A friend of mine recently received his new electric vehicle, full of all the expected modern experiences and connectivity. So of course he needed to set up yet another online account with its own username and password. He was kind enough to share his experience with his fellow IDPro members in our Slack channel, and the discussion was spirited! (If you’re not already a member of IDPro, sign up today and join the discussion! Our Slack space is a wealth of valuable information and gives you access to people with some of the deepest IAM experience on the planet.)
First off, it was nice to see that the vendor has put a priority on providing its customers with a “convenient and safe digital experience.” Kudos to them! To that end, they provided some password advice. I’ll share their recommendations in just a moment, but before I do, let me just share that opinions on the efficacy of these six suggestions vary. Widely. To quote my friend, “4 of these are great advice, 1 might be okay advice, and the other is folklore advice”. See if you can identify which is which!
The vendor suggested that passwords should, and I quote:
- Be at least 12 characters long. The longer your password, the better.
- Use uppercase and lowercase letters, numbers and special symbols
- Not contain obvious keyboard paths e.g. 12345qwerty
- Not be based on personal information such as your birthdate or name
- Be unique for each account you have
- If possible, be generated and stored with the help of a password manager.
So, let’s take a look at these. At first blush, they all seem like good advice. And certainly the more technical folks among our readership are going to have no problem with them. But then, it’s not just the techies who buy modern vehicles with online features. So we need advice that’s good for everyone.
Number one: This is good advice. Yes, we’re all concerned about password cracking, and longer ones are harder to crack. But they’re also harder to guess or discover through social engineering. So, I’m good with this one and so were my colleagues in IDPro. In fact, a phrase you can remember is a good idea here because it results in a longer password. I’ll just drop an xkcd link here…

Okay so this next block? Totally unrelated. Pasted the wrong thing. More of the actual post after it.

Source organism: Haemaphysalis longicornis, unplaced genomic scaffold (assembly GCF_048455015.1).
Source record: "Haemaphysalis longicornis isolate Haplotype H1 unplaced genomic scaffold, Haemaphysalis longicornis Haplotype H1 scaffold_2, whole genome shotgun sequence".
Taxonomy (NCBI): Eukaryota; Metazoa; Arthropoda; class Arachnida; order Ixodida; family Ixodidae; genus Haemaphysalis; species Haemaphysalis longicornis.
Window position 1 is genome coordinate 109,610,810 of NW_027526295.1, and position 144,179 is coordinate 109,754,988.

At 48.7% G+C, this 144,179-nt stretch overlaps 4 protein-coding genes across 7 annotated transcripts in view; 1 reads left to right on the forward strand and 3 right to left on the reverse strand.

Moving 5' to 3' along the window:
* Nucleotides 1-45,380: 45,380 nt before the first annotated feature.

Number two: Yes, it’s conventional wisdom, but not really as helpful in increasing security as number one, and it makes it harder to remember your password, leading to writing them down, which we all think is not desirable. To quote a fellow IDPro member I deeply respect, a better #2 might be “You can use any characters in your password, including symbols and spaces.” He went on to elaborate that “we don’t want systems to limit the input, but we also don’t want them to require it.”
Number three: Per my IDPro colleagues, it would be better to just prevent these lame passwords in the password blocklists. i.e. Rather than telling people not to do that, just don’t let them in the first place. If they try to use such a password, the system should “Just say NO!”
Number four: Yup. Solid advice.
Number five: I like this one. It really limits the blast radius if someone manages to steal one of your passwords. If you’re using the same password on Facebook, Amazon, your online bank, and other obvious targets, and someone gets it, you have to know they’re going to hit all those sites as quickly as possible to do the most damage. Having different passwords provides protection.
Number six: So, if you buy into #5, you’re going to need #6 to make your life manageable. No one can remember all those passwords. Seriously. The modern world is insane with accounts and passwords. In the course of writing this article, I did a quick count in my password manager and it’s over 300 unique accounts and passwords. Obviously, I need to simplify my life, but until I do, I need my password manager.
One closing tip from me. Password managers can help bring order to your digital life and limit the potential damage of any one compromised password, but they also rely on a password. If you do use a password manager, please please please make sure you enable its MFA features! That password is the key to your life, so make sure it’s protected by MFA. Oh, and see above for your password manager password for some useful tips to protect it. Lastly, use MFA everywhere it’s available until we can get to something better than passwords for all these online services that dominate our lives.
Chair, IDPro Editorial
Greg Smith is a Solutions Architect with Radiant Logic. He has been implementing Identity & Access Management solutions for over 35 years. He holds BSEG and MSBA degrees from Bucknell University, where he also began his professional career before moving into the pharmaceutical industry in 1996. Following a 25-year career there, he recently retired from Johnson & Johnson, where he led the engineering team for J&J’s single sign-on, risk-based authentication, multi-factor authentication, access governance, directory synchronization and virtualization, provisioning automation, and PKI services. He has spoken at Identiverse® and other industry events on numerous occasions. He was recently CIDPRO™ certified and is also a founding member of IDPro, where he currently chairs the editorial committee.
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